Elite cricketers can have a busy training schedule with multiple sessions throughout the day. The intensity of sessions can range from low to very high. Cricketers therefore need to establish a daily base of nutrient-dense (minimally processed) foods, which can then be adjusted to meet the fuel and recovery needs of each session.
Nutrition strategies should be individualized based on position in the team, intensity of session, goals of the session, body size, body composition goals and the period of time before the next training session or game.
Wholegrains, fruit, vegetables, dairy products, lean proteins and vegetarian alternatives are all important foods for cricketers. Nutritious carbohydrate foods are adjusted to match training demands.
For example, on heavier training days, athletes can include extra snacks like fruit, yoghurt or wholegrain muesli bars around training. On lower workload days, higher protein (lower carbohydrate) snacks like tuna and crackers or boiled eggs and vegetable sticks with hummus are suitable and filling.
Cricket can involve long hours of low intensity activity and players can often find themselves gaining unwanted weight, particularly since processed high fat foods and alcohol are common items in traditional breaks and after games!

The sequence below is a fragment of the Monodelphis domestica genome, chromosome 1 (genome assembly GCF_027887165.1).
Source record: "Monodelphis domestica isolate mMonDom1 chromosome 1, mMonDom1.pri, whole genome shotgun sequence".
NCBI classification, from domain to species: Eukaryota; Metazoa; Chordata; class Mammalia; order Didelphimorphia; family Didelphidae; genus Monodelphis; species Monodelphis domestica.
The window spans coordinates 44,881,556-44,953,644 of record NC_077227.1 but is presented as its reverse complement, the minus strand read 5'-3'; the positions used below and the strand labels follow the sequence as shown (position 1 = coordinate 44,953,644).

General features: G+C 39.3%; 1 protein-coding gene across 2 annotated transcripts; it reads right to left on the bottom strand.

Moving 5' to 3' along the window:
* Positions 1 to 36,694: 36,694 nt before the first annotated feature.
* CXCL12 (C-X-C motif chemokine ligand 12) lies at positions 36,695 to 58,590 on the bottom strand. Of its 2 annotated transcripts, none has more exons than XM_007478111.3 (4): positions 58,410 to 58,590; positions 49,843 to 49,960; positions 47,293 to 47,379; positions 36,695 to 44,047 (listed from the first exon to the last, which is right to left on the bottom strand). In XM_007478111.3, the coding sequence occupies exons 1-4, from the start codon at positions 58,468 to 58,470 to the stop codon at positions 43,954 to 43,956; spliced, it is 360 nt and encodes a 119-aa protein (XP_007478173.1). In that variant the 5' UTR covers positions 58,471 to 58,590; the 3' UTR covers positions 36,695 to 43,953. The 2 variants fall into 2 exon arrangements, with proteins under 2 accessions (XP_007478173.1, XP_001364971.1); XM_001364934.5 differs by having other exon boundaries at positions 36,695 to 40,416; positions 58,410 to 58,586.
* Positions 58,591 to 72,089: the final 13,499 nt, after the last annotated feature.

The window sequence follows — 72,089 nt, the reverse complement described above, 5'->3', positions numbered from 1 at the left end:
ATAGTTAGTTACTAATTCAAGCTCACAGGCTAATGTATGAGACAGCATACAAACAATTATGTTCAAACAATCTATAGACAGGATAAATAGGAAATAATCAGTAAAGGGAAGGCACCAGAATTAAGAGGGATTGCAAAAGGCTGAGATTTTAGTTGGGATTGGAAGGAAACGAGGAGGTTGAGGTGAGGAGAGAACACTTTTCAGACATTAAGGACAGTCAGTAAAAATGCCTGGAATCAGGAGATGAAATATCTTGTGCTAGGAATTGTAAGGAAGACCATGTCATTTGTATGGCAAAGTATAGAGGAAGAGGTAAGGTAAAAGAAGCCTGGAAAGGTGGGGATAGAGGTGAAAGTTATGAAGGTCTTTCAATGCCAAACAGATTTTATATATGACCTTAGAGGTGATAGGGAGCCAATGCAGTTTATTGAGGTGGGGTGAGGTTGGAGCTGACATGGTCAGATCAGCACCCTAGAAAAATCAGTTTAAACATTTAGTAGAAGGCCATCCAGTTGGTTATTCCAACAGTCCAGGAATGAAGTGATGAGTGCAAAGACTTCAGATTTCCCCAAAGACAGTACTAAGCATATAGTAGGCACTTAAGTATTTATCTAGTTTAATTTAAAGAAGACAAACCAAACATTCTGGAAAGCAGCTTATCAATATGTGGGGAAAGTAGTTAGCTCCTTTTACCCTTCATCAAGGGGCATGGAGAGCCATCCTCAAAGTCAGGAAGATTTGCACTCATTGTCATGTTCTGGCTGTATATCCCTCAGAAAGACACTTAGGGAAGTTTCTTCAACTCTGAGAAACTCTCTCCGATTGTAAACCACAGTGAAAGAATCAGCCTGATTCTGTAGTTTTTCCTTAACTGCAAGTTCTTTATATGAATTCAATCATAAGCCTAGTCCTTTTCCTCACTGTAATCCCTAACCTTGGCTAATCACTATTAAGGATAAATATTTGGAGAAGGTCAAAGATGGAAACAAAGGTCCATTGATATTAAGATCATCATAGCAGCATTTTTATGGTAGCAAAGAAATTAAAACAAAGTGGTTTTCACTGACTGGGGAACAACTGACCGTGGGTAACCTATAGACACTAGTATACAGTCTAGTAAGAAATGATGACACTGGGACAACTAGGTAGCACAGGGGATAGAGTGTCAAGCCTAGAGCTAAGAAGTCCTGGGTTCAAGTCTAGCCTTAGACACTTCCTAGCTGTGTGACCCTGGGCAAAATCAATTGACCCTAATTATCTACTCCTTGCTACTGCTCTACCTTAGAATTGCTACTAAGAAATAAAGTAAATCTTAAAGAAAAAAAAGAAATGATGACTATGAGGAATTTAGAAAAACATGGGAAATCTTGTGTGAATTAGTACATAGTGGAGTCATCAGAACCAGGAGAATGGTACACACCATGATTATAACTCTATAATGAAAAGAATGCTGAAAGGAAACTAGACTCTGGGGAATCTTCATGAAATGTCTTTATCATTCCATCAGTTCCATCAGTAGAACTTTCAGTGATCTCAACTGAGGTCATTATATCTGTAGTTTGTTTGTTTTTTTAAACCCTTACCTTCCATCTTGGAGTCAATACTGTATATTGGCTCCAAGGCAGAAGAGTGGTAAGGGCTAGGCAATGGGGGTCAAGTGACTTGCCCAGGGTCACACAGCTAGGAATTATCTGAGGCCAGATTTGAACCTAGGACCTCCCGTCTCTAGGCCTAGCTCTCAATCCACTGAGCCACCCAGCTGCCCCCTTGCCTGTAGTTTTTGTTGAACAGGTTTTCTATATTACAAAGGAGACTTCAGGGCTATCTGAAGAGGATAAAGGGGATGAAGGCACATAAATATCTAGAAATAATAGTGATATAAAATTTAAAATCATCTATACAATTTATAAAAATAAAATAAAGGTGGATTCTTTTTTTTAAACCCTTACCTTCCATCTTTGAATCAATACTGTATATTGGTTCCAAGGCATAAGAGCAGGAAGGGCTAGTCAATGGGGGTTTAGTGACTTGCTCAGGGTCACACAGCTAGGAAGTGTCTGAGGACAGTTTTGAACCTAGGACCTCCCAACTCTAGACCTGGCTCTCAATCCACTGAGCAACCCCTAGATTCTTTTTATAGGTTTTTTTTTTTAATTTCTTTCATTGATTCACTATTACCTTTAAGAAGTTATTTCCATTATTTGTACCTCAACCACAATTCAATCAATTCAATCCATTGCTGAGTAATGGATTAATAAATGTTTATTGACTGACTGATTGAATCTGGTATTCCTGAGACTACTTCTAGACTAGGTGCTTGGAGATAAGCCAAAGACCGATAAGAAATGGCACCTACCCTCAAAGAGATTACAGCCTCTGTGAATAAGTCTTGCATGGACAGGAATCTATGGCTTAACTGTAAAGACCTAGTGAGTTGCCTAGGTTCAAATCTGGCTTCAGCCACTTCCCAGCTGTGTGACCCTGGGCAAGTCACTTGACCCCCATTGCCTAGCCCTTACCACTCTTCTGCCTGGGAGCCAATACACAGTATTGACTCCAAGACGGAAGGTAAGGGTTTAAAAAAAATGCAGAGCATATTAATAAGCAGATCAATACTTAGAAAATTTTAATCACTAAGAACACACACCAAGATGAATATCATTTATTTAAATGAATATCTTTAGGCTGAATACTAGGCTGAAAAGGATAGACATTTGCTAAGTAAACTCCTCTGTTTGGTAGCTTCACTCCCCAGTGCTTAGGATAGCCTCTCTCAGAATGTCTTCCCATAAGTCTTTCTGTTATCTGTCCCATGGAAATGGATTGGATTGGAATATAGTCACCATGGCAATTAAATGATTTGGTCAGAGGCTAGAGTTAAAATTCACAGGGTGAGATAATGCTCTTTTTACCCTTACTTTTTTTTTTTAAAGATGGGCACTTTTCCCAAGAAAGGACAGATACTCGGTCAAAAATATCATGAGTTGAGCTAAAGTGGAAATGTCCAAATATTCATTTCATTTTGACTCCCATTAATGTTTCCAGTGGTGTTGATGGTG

Fluid needs depend on position, playing style and weather conditions. Monitoring individual fluid losses is important as even relatively small fluid losses (~2% body weight) can negatively impact bowling accuracy, sprint speed, concentration and the body’s ability to cool itself.
Warm-up, drinks and meal breaks provide the main opportunities to top up fluid intake during a match. Other opportunities to drink include during over changes, the fall of wickets and when waiting in the stands not playing.
Training is the best time to establish good hydration habits and monitor changes in day-to-day fluid losses under different conditions. The Fluids in Sport Factsheet has a number of useful tips to help optimize hydration.
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